Its summertime and that means one thing – family vacations. Whether you plan to go to the mountains or the beach, whether you are a family of two or a family of twelve, the following tips should help make this vacation a good one:
The operative word in “vacation” is “vacate”
When you leave for vacation, really leave. Leave your laptop, your Blackberry and your briefcase at home. I’m sure what you do is important but I doubt you’re in the business of ending world hunger or curing cancer. The work will be there when you return to the office.
Also you don’t need to “check in” to the office every other day. They’ll do fine with out you. It’s a good idea to let a couple of people know how to reach you in case of an emergency. Most people however should not know how to contact you.
A vacation is not the time to get to know your family again
Hopefully if you have a family you are going away to relax and spend time with them. However if you pay little or no attention to your children or spouse throughout the year, don’t expect some instant closeness when you’re all crammed in one or two hotel rooms for two weeks and in each others faces twenty-four hours a day. The time to get to know family members is through out the year. That way when you do go away you can have uninterrupted time with people you genuinely know and like.
Plan a vacation that will appeal to each family member
The word “vacation ” means different things to different people. Some family members will want a getaway that is packed with activities. They will want to be on the go from sunup to sundown. Other members may like the idea of a quiet cabin by the lake and a good book. The idea of bringing friends along and visiting lots of people is appealing to some members. Others may want the “family” vacation to be just that and may not want to spend time with folks who are not part of the immediate unit. Talk about people’s ideas for “getting away from it all” and design your trip to accommodate as many different wishes as possible.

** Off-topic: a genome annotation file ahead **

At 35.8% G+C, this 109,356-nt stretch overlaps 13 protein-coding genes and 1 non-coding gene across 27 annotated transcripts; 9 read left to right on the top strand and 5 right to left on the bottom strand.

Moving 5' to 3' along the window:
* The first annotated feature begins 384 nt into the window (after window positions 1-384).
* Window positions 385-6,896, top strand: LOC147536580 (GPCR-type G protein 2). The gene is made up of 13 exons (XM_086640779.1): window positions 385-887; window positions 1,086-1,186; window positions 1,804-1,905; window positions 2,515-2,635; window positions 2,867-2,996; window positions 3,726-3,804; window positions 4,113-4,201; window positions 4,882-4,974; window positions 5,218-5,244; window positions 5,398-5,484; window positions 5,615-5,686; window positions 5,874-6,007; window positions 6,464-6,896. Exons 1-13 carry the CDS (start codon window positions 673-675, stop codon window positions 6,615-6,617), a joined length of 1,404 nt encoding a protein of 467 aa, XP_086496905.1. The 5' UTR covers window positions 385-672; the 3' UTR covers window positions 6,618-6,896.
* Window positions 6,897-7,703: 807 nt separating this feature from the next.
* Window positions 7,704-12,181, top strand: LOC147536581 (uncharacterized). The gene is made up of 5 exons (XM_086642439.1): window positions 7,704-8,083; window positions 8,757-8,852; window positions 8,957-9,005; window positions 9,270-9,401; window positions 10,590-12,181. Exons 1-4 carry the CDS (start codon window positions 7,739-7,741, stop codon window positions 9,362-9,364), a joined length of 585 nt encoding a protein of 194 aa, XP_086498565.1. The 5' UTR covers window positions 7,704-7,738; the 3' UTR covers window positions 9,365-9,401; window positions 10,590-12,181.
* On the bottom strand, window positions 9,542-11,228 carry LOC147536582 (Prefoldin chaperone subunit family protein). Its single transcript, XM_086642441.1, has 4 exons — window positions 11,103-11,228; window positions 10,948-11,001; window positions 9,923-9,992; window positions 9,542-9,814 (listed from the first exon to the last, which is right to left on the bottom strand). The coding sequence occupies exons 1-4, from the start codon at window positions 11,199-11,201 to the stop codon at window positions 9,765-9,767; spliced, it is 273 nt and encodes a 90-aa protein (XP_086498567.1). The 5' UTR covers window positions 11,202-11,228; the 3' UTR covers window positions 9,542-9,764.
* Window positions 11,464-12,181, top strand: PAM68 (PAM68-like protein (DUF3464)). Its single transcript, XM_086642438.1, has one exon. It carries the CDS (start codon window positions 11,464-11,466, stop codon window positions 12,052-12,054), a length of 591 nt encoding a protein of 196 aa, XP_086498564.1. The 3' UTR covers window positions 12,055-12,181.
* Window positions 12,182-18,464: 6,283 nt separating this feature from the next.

Expand your time frame
If possible and practical consider adding a day or two to your trip. Leaving on a Thursday and returning on a Monday makes for a much more relaxed journey, This is especially true if you are driving, as you will have much less traffic with which to deal. If you have small children consider driving at night.
Stay away as long as you’ve planned
Resist the idea of returning a day or two early to “reacclimate yourself.” You’ve been away at the beach for two weeks. You’re not returning from a trip to Mars. Let the grass wait one more day before you mow it. Gradually put the suitcases and clothes away over two or three days. One way or another, within a week the house will look like you never left.
Bottom Line:Vacations are a great time to relax, recharge your batteries and make wonderful family memories. To insure this will happen requires a little planning and the right frame of mind.